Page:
The New England Patriots suffered an early playoff exit last night, which now makes their coaching staff available for teams seeking to pick off the Bill Belichick vine. The Dallas Cowboys could be one of those teams as they've just begun interviewing for the impending vacancy at head coach.
Jason Garrett is still technically here but isn't expected to get a new contract for 2020. It was reported yesterday that former NFL head coaches Mike McCarthy and Marvin Lewis would be interviewed by the Cowboys.
Another name linked to the Cowboys' search is Josh McDaniels, who as of last night was coordinating the Patriots' offense. While still only 43 years old, McDaniels has been working in the NFL since 2001 at various levels and mostly with New England.
McDaniels' coaching candidacy has been criticized by some after a brief, bad run with the Denver Broncos from 2009-2010. He had a losing record, controversy regarding star players Jay Cutler and Brandon Marshall, and will forever be linked with the decision to draft Tim Tebow in the first round.
But that was a decade ago, and McDaniels has been back under Belichick's wing as an assistant and coordinator since 2011. Could he be better prepared now for a head coaching oppoetunity?
Now that the 2019 season has ended for the Patriots, McDaniels and other New England coaches will be free to interview. We could find out as soon as today that Josh will join the list of prospects for the Cowboys' job.
But Josh McDaniels isn't the only option that last night's game may have brought to the table.
If you watched the Patriots' loss to the Titans, you heard the constant chatter from Tony Romo and Jim Nantz about the “end of an era” in New England. They were mostly referring to the future of Tom Brady, but could Bill Belichick also decide its time for a new chapter?
The general assumption is that the Patriots job is Belichick's for as long as he wants it, which seems pretty reasonable for a six-time Super Bowl champion. But if Brady decides to call it a career, does his longtime coach want to stay on?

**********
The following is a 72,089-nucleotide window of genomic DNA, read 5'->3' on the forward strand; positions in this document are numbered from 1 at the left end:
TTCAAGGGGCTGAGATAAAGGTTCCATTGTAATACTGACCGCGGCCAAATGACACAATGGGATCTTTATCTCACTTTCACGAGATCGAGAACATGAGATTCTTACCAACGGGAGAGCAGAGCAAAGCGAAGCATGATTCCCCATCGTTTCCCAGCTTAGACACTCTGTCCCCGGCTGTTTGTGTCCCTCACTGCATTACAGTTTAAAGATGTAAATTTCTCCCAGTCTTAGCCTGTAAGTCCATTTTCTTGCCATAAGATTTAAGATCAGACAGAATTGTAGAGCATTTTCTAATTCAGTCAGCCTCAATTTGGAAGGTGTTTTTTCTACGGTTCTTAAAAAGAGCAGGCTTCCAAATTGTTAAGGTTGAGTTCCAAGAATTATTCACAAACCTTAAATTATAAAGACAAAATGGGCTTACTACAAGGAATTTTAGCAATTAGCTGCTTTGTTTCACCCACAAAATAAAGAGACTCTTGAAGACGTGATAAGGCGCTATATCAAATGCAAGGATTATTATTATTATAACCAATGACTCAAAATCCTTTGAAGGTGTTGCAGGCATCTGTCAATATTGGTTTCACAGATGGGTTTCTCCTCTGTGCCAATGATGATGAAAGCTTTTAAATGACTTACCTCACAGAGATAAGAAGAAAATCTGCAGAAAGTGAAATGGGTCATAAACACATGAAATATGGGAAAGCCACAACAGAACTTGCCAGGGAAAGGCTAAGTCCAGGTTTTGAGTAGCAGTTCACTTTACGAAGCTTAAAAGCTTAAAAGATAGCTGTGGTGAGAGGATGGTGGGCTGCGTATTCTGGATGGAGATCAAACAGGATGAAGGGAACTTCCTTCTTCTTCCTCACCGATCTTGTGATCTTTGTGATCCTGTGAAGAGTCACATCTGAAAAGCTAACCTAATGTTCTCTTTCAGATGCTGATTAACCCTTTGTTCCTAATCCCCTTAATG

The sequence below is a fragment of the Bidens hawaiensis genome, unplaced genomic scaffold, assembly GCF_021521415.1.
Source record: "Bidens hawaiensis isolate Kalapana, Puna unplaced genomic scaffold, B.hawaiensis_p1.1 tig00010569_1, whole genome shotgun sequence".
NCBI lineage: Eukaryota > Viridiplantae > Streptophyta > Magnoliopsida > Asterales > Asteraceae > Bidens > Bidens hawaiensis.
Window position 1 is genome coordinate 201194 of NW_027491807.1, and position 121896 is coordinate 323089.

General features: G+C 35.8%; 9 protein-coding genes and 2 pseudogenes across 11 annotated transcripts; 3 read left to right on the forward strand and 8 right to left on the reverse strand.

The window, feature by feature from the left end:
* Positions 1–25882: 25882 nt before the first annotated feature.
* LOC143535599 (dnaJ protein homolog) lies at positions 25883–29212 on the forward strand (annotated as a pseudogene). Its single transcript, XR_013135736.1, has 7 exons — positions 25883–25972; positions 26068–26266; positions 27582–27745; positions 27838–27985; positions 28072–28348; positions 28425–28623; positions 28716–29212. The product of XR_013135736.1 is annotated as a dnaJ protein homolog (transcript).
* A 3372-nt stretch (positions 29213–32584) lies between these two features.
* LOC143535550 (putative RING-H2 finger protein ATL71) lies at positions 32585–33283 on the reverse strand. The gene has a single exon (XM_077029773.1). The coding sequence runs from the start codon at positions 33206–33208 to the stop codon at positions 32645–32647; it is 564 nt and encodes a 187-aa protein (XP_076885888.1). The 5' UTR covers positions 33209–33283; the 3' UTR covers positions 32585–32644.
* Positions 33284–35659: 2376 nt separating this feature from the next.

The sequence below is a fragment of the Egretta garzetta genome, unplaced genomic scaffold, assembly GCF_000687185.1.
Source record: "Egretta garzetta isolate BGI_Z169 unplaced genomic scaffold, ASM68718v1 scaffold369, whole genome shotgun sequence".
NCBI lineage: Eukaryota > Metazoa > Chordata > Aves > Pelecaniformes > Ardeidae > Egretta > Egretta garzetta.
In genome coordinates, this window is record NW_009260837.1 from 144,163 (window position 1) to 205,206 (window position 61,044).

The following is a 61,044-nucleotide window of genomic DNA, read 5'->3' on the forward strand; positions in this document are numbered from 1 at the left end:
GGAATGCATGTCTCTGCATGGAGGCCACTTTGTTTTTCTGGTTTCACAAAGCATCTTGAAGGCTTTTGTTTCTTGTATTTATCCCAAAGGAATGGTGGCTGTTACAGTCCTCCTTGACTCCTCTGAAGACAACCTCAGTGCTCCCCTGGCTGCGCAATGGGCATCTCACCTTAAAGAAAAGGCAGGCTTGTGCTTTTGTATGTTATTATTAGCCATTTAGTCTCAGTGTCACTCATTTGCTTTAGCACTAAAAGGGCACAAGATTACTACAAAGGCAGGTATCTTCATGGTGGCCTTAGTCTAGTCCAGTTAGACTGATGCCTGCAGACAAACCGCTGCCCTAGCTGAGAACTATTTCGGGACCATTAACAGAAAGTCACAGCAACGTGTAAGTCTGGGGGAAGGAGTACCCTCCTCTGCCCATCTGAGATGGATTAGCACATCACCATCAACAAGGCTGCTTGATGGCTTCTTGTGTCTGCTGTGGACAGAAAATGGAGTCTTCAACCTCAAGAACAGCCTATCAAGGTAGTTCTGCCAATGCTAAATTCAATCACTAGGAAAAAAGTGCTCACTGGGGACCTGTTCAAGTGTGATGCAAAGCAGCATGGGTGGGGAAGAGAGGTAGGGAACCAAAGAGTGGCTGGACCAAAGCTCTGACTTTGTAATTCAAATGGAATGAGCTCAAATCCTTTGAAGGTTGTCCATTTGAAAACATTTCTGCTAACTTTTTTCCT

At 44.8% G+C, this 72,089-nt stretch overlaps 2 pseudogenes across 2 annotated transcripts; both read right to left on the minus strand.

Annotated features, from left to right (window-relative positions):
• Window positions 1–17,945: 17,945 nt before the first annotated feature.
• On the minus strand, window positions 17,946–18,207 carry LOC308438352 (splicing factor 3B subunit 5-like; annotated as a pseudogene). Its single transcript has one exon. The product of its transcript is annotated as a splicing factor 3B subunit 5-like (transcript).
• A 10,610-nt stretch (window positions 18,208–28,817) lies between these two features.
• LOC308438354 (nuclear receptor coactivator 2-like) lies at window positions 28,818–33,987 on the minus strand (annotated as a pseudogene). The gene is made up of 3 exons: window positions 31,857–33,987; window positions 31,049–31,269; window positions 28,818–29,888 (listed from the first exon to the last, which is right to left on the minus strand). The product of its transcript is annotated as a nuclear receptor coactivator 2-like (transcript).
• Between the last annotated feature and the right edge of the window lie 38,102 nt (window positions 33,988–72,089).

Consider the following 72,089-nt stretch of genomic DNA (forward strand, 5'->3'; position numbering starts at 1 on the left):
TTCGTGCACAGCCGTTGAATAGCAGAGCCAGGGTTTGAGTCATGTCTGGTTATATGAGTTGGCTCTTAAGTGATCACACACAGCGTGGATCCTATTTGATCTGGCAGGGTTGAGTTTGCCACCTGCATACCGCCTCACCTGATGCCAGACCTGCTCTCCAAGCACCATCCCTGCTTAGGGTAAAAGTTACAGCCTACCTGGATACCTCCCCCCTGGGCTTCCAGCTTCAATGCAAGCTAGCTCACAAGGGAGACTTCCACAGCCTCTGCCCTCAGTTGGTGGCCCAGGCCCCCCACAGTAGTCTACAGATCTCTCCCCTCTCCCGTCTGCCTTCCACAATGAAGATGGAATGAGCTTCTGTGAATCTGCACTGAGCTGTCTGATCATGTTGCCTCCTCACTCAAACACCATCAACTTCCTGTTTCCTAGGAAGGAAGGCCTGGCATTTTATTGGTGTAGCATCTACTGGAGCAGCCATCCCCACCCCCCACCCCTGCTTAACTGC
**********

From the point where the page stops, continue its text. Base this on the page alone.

We don't know the exact terms of Belichick's current contract with New England and neither he or owner Robert Kraft have been forthcoming with those details. Some have suggested that, at this point, it's a lifetime deal with mutual freedom by both parties to walk away when they choose.
If Bill is seeking a new challenge, overseeing the transition from Tom Brady to another quarterback certainly qualifies. But he could also want to preserve his legacy in New England and take his talents to another organization.
Back in 2003, Belichick's mentor Bill Parcells was seduced by the allure of America's Team. Fixing the Cowboys enticed Parcells enough to take on the challenge of working with Jerry Jones and trying to undo years of salary cap mismanagement and poor drafting.
Could Belichick be similarly drawn to the Cowboys job now? It's a much softer landing these days than it was for Parcells.
Of course, the Josh McDaniels option is way more realistic and even one of the most probable outcomes for the Cowboys. But if there's a way to get Bill Belichick to Dallas, you can bet Jerry is looking into it.